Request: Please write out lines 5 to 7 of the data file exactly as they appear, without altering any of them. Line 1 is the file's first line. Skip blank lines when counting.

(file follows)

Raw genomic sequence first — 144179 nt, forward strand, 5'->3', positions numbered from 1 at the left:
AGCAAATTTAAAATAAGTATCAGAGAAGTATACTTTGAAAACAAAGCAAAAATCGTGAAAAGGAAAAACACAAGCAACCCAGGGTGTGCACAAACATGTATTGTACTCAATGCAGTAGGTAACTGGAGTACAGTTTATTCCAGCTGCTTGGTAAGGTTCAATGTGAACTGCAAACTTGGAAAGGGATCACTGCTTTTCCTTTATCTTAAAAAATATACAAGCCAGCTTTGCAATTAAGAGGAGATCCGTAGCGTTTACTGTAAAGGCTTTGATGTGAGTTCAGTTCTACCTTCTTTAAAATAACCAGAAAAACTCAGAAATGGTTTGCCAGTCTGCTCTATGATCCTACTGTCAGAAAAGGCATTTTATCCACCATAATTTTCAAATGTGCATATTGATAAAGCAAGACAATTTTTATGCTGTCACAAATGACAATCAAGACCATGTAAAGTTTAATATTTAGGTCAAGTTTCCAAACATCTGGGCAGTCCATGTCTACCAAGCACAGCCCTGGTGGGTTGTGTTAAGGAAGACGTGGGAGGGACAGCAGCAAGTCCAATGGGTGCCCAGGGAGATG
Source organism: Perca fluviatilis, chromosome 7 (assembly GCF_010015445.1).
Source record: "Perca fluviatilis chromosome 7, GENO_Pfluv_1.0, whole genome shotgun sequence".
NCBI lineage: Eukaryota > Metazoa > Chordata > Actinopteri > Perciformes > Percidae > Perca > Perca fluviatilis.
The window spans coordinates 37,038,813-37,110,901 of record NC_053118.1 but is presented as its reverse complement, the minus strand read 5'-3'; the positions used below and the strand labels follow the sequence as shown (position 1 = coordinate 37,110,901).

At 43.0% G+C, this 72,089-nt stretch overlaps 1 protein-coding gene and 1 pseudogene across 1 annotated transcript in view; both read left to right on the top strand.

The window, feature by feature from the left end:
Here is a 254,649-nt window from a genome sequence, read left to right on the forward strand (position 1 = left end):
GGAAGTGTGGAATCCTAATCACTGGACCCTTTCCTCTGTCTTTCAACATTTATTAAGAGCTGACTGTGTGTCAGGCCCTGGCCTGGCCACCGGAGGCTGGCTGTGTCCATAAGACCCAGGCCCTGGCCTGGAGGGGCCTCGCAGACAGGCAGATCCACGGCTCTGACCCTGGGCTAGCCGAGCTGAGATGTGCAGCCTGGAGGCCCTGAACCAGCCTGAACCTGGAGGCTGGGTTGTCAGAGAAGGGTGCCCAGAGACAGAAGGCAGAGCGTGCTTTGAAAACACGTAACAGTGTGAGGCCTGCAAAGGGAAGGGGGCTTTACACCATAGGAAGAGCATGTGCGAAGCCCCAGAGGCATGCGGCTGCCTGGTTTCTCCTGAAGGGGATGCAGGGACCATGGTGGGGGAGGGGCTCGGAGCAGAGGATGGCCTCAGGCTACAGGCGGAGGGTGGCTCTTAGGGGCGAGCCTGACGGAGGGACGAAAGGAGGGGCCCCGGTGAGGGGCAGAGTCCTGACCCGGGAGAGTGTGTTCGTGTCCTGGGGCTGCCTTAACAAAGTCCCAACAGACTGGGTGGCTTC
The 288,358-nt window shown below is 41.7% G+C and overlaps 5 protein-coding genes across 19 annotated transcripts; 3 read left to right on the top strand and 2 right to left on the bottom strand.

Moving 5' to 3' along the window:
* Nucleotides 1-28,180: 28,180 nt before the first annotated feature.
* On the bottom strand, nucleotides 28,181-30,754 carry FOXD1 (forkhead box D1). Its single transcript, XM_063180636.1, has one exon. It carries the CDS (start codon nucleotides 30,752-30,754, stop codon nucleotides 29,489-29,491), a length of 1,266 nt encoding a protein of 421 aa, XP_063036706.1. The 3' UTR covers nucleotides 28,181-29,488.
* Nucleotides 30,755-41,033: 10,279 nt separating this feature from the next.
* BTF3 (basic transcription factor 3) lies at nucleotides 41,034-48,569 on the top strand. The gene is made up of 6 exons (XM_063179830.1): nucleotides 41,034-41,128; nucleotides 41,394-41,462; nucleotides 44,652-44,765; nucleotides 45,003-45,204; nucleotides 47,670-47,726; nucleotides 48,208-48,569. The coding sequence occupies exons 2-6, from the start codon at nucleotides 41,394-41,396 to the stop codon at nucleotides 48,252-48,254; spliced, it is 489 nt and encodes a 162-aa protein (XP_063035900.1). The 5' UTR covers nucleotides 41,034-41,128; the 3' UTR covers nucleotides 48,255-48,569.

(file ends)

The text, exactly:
NCBI lineage: Eukaryota > Metazoa > Chordata > Actinopteri > Perciformes > Percidae > Perca > Perca fluviatilis.
The window spans coordinates 37,038,813-37,110,901 of record NC_053118.1 but is presented as its reverse complement, the minus strand read 5'-3'; the positions used below and the strand labels follow the sequence as shown (position 1 = coordinate 37,110,901).

At 43.0% G+C, this 72,089-nt stretch overlaps 1 protein-coding gene and 1 pseudogene across 1 annotated transcript in view; both read left to right on the top strand.